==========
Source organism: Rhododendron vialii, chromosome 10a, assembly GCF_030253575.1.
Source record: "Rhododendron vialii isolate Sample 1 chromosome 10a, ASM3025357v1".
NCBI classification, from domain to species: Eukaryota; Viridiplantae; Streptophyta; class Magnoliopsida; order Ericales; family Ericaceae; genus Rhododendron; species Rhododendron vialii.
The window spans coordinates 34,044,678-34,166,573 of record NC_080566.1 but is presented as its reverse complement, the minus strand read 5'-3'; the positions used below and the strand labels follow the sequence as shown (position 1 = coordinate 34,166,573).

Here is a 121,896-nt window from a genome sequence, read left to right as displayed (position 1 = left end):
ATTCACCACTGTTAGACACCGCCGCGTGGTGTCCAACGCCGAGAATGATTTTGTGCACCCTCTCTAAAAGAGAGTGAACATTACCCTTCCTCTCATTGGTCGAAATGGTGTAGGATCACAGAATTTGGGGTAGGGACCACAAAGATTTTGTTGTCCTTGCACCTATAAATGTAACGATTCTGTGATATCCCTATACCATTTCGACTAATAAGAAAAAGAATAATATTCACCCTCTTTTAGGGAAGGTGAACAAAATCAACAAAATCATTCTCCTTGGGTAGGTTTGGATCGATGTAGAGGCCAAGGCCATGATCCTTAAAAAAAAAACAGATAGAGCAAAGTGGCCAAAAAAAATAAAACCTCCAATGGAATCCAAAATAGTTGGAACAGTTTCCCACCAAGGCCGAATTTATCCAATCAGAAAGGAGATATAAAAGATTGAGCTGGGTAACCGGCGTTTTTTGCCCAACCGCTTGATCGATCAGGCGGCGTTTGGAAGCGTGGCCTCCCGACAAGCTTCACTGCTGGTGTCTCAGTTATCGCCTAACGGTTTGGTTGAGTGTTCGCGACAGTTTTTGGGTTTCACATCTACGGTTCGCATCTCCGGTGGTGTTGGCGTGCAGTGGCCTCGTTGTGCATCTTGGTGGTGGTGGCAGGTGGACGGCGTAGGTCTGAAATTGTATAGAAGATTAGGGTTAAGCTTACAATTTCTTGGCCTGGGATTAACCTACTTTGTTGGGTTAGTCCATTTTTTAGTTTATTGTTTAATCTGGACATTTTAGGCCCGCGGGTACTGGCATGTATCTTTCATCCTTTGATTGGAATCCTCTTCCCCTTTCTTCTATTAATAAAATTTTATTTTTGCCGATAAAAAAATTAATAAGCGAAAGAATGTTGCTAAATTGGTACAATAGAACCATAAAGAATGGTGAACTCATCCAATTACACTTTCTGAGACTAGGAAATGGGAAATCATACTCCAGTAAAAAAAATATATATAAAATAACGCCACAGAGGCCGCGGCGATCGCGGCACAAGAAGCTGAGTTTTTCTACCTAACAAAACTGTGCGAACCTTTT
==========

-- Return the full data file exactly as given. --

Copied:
Source organism: Rhododendron vialii, chromosome 10a, assembly GCF_030253575.1.
Source record: "Rhododendron vialii isolate Sample 1 chromosome 10a, ASM3025357v1".
NCBI classification, from domain to species: Eukaryota; Viridiplantae; Streptophyta; class Magnoliopsida; order Ericales; family Ericaceae; genus Rhododendron; species Rhododendron vialii.
The window spans coordinates 34,044,678-34,166,573 of record NC_080566.1 but is presented as its reverse complement, the minus strand read 5'-3'; the positions used below and the strand labels follow the sequence as shown (position 1 = coordinate 34,166,573).

Here is a 121,896-nt window from a genome sequence, read left to right as displayed (position 1 = left end):
ATTCACCACTGTTAGACACCGCCGCGTGGTGTCCAACGCCGAGAATGATTTTGTGCACCCTCTCTAAAAGAGAGTGAACATTACCCTTCCTCTCATTGGTCGAAATGGTGTAGGATCACAGAATTTGGGGTAGGGACCACAAAGATTTTGTTGTCCTTGCACCTATAAATGTAACGATTCTGTGATATCCCTATACCATTTCGACTAATAAGAAAAAGAATAATATTCACCCTCTTTTAGGGAAGGTGAACAAAATCAACAAAATCATTCTCCTTGGGTAGGTTTGGATCGATGTAGAGGCCAAGGCCATGATCCTTAAAAAAAAAACAGATAGAGCAAAGTGGCCAAAAAAAATAAAACCTCCAATGGAATCCAAAATAGTTGGAACAGTTTCCCACCAAGGCCGAATTTATCCAATCAGAAAGGAGATATAAAAGATTGAGCTGGGTAACCGGCGTTTTTTGCCCAACCGCTTGATCGATCAGGCGGCGTTTGGAAGCGTGGCCTCCCGACAAGCTTCACTGCTGGTGTCTCAGTTATCGCCTAACGGTTTGGTTGAGTGTTCGCGACAGTTTTTGGGTTTCACATCTACGGTTCGCATCTCCGGTGGTGTTGGCGTGCAGTGGCCTCGTTGTGCATCTTGGTGGTGGTGGCAGGTGGACGGCGTAGGTCTGAAATTGTATAGAAGATTAGGGTTAAGCTTACAATTTCTTGGCCTGGGATTAACCTACTTTGTTGGGTTAGTCCATTTTTTAGTTTATTGTTTAATCTGGACATTTTAGGCCCGCGGGTACTGGCATGTATCTTTCATCCTTTGATTGGAATCCTCTTCCCCTTTCTTCTATTAATAAAATTTTATTTTTGCCGATAAAAAAATTAATAAGCGAAAGAATGTTGCTAAATTGGTACAATAGAACCATAAAGAATGGTGAACTCATCCAATTACACTTTCTGAGACTAGGAAATGGGAAATCATACTCCAGTAAAAAAAATATATATAAAATAACGCCACAGAGGCCGCGGCGATCGCGGCACAAGAAGCTGAGTTTTTCTACCTAACAAAACTGTGCGAACCTTTT